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Fermi level makes doped and undoped different?

  1. Nov 11, 2012 #1
    The intrinsic semiconductor
    Fermi level is the maximum energy level an electron can be in at 0K.
    Or Fermi level is a level where there is a probability of 50% to find electrons at any temperature.
    Conduction band is a range of energy where electrons freed from bonding stay.
    Valence band is a range of energy where electrons in a bonding between atoms stay.
    In undoped semiconductor, the Fermi level is in between the energy gap, which is lower than conduction band but higher than the valence band.
    We studied that when an electron absorbs thermal energy, it will be excited to the conduction band by crossing the band gap which is where the Fermi level at.(Why do we need to define Fermi level? It is used for?)
    Is that because...
    In extrinsic semiconductor, the Fermi level of n-type shift to the conduction band, while that of p-type shift to the valence band. ( Is that what making the doped semiconductor having higher conductivity? So that is also the reason affect the density of hole and electron? Then how can the conductivity of doped semiconductor increase just by shifting the Fermi level? Let’s say n-type, the Fermi level shift towards the conduction band but the conduction band is still stay at the same energy level, then that means electrons in valence band still have to absorb same amount of energy as in undoped semiconductor in order to excite to the conduction band. So the only thing that makes doped and undoped different is the Fermi level and the density of eletron. But how is that going to affect? Apart from that, my book says the n-type has higher conductivity because there are electrons from pentavalent atoms which are loosely bonded, so how should I relate the Fermi level of n-type with the loosely bonded electrons? )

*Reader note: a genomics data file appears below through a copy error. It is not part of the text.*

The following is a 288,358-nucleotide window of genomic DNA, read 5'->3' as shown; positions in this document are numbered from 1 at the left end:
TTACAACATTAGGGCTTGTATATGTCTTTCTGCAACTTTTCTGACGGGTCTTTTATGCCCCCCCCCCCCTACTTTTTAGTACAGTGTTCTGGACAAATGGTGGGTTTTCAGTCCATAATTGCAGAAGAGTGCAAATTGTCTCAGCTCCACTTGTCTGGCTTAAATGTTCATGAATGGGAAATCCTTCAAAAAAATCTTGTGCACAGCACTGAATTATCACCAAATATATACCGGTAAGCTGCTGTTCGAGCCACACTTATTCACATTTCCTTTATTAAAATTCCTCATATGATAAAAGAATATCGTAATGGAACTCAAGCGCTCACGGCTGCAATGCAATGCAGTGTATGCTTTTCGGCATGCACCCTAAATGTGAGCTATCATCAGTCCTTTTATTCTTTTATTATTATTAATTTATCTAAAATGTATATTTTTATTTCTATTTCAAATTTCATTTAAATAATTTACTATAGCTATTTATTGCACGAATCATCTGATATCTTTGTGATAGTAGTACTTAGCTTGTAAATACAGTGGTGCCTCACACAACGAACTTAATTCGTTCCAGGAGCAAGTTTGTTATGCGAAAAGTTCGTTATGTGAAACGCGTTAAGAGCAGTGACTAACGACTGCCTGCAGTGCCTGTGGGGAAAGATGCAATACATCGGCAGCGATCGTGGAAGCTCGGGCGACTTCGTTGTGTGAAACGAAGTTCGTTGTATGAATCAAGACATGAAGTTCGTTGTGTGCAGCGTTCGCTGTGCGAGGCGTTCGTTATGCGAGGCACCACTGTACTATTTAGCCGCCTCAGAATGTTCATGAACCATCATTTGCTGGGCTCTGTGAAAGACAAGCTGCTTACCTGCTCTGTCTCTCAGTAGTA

Please help to check whether my concept is correct and answer me. Thank you.
     
  2. jcsd
  3. Nov 11, 2012 #2

    mzh

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    You're partially confused. The Fermi level is the energy of a hypothetical state with probability of being occupied equal 50%.
    To realize this, you need to consider the Fermi distribution function f(E) which tells you how probable it is that a state is occupied. You will realize that under equilibrium conditions, if a state is located at an energy larger than E_F + 3*kT, it is highly unprobably that it is occupied. Conversely, if it is located at E_F - 3*kT, it is extremely probably that it will be occupied.

    The Fermi level shifts *because* of the doping, not the other way around.
     
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